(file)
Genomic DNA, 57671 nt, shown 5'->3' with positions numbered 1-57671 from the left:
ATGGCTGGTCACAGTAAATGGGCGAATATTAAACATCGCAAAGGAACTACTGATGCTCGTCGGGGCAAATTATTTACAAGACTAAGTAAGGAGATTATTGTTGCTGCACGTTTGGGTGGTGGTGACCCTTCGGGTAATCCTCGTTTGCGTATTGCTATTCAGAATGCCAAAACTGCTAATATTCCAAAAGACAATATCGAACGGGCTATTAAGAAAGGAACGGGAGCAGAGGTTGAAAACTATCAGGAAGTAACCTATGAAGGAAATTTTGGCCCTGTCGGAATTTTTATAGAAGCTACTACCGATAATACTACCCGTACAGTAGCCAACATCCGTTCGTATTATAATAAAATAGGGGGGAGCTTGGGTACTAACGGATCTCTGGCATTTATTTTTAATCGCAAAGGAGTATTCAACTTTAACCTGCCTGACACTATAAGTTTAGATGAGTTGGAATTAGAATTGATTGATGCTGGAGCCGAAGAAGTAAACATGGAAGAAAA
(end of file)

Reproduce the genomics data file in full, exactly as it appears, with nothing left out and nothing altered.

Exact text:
Genomic DNA, 57671 nt, shown 5'->3' with positions numbered 1-57671 from the left:
ATGGCTGGTCACAGTAAATGGGCGAATATTAAACATCGCAAAGGAACTACTGATGCTCGTCGGGGCAAATTATTTACAAGACTAAGTAAGGAGATTATTGTTGCTGCACGTTTGGGTGGTGGTGACCCTTCGGGTAATCCTCGTTTGCGTATTGCTATTCAGAATGCCAAAACTGCTAATATTCCAAAAGACAATATCGAACGGGCTATTAAGAAAGGAACGGGAGCAGAGGTTGAAAACTATCAGGAAGTAACCTATGAAGGAAATTTTGGCCCTGTCGGAATTTTTATAGAAGCTACTACCGATAATACTACCCGTACAGTAGCCAACATCCGTTCGTATTATAATAAAATAGGGGGGAGCTTGGGTACTAACGGATCTCTGGCATTTATTTTTAATCGCAAAGGAGTATTCAACTTTAACCTGCCTGACACTATAAGTTTAGATGAGTTGGAATTAGAATTGATTGATGCTGGAGCCGAAGAAGTAAACATGGAAGAAAA